Have you ever tried to follow a recipe and get to the last instruction only to find it lists an ingredient that wasn’t on the original list and even worse --- it’s not in your cupboard? There is nothing worse than bad instructions!
In the workplace poor instructions confuse the person trying to complete the task – and then frustrate the person giving the instructions. Both parties lose out. This is especially the case with office procedures.
Instructions should be written with the goal of helping staff do their job efficiently and accurately. This in turn means the job will get done correctly – the first time.
There is more to it than just writing down the steps of any procedure. Here are some tips to help you when developing your office procedures.
Quality procedures include a consistent format across all documents
Do you have a set format for your business instructions? The answer should be ‘yes’ and they should include
Remember, to find out what format works best in your business, ask your users – they will always provide you with the most constructive feedback.
Quality procedures should be easy to follow
Only include the facts! Don’t go into long explanations as this will create confusion and the instructions will be hard to follow. Consider the following two sets of instructions for inserting paper into a photocopier.
Example 1 - Insert 1/3 of a ream of paper into the tray marked with an ‘A’. Close the tray when complete.
Example 2 - Make sure that you very carefully open the package of paper and gathering about 200 sheets of paper, locate the tray with an “A” on it and then open it and then put the paper into the tray, before closing the tray.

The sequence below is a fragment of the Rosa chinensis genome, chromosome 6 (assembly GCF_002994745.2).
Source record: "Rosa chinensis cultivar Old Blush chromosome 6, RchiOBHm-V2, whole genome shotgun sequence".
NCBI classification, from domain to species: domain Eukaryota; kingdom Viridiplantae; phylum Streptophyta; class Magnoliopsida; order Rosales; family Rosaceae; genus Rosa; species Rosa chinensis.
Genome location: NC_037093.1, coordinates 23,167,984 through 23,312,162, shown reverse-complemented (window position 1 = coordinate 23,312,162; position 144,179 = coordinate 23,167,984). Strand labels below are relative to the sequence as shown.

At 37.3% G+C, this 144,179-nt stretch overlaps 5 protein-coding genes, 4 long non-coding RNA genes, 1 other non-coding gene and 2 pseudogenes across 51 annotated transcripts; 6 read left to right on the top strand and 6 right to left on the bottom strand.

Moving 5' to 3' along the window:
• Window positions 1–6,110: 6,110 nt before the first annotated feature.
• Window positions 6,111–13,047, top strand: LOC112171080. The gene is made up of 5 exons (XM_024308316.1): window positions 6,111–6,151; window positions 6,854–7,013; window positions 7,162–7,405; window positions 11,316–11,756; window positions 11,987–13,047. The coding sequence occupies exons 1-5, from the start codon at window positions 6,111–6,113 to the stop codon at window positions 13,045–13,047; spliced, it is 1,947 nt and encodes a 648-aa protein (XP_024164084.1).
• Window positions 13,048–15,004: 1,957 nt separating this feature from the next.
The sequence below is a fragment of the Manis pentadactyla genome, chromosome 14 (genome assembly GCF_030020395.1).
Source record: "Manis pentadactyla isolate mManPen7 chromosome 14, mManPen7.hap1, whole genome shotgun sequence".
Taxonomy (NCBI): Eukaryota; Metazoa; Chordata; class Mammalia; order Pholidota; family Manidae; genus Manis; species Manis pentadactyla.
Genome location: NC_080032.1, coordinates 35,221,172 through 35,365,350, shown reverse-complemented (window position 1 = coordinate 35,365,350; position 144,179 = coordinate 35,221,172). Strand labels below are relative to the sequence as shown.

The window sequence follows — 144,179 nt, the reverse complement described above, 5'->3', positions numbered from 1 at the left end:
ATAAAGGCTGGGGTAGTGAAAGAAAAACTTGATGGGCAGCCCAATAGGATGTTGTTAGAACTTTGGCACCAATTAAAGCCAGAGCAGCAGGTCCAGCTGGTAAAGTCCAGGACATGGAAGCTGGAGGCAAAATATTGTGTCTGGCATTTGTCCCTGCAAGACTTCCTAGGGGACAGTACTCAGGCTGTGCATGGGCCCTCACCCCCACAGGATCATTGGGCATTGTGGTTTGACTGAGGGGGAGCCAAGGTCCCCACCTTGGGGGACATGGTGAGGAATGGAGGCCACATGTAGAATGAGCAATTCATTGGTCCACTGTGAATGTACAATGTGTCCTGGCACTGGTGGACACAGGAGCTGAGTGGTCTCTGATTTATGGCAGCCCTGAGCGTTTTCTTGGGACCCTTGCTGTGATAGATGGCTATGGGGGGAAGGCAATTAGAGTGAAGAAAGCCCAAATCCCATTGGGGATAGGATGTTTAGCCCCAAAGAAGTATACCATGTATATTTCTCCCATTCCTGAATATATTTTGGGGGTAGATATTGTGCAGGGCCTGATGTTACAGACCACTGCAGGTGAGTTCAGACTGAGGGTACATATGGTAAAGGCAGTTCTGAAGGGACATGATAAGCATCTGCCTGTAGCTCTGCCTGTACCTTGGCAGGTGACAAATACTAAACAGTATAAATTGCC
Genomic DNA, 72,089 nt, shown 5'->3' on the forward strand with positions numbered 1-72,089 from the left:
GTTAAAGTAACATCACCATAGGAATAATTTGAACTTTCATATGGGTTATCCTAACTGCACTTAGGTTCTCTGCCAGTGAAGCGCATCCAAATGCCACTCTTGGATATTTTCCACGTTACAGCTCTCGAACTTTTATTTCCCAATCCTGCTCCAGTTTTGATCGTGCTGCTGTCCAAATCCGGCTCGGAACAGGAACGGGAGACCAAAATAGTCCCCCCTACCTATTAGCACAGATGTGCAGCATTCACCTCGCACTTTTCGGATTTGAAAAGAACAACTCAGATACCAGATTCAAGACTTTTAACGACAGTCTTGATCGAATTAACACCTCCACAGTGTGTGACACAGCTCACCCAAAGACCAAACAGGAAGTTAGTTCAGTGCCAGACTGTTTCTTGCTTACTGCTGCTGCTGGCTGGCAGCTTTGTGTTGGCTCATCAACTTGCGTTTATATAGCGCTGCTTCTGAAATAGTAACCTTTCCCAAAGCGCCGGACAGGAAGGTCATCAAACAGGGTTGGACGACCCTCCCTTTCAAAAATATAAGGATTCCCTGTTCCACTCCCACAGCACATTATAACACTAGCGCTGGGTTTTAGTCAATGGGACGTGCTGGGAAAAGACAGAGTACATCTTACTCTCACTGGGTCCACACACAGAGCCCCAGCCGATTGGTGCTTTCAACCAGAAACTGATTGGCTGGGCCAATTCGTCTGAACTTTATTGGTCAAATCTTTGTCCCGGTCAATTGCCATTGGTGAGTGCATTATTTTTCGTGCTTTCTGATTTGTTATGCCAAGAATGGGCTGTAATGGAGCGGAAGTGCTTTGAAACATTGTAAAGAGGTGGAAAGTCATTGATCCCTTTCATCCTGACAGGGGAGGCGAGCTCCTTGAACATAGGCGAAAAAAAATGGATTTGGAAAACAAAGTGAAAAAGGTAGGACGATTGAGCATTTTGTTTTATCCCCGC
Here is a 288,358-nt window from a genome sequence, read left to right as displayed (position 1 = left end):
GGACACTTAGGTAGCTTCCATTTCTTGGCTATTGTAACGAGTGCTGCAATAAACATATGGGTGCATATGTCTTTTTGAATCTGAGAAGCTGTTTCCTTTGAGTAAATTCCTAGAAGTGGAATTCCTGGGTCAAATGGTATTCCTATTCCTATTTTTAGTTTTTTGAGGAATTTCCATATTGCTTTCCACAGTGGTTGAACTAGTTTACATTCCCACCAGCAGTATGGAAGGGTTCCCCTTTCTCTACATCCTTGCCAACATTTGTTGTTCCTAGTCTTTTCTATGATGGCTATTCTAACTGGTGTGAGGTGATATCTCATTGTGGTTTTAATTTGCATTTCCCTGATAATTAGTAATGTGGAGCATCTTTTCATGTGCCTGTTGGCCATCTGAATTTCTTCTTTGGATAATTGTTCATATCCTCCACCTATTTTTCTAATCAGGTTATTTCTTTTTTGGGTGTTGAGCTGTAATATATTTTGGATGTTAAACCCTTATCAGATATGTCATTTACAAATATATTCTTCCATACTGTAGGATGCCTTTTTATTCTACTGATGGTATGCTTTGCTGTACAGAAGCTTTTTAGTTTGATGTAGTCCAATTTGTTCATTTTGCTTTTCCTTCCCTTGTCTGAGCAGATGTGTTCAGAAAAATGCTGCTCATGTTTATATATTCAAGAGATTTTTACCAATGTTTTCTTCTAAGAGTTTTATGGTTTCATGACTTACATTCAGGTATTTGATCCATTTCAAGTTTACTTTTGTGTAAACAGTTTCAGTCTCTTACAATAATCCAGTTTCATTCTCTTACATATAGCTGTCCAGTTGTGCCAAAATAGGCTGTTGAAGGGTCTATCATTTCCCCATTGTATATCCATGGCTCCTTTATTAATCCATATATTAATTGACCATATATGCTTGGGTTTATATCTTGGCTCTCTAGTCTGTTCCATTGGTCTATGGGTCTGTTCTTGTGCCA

Remember, the level of detail will change depending on the complexity of the task and the importance of the procedure.
Only include the mandatory steps in your instructions. Personal preferences can come later!
Quality instructions have user input
Have your most experienced team member write the first draft.
Have your least experienced team member complete the task according to the first draft.
When the instructions are clear and defined, then make sure they follow the standard company formatting protocols as discussed above.
Quality instructions should be updated regularly
The best processes are those that are continually improved. Gather feedback often and be willing and open to the opinions of the users.
In fact, involvement of your users in the writing process will always produce a higher quality product.
Now get to it!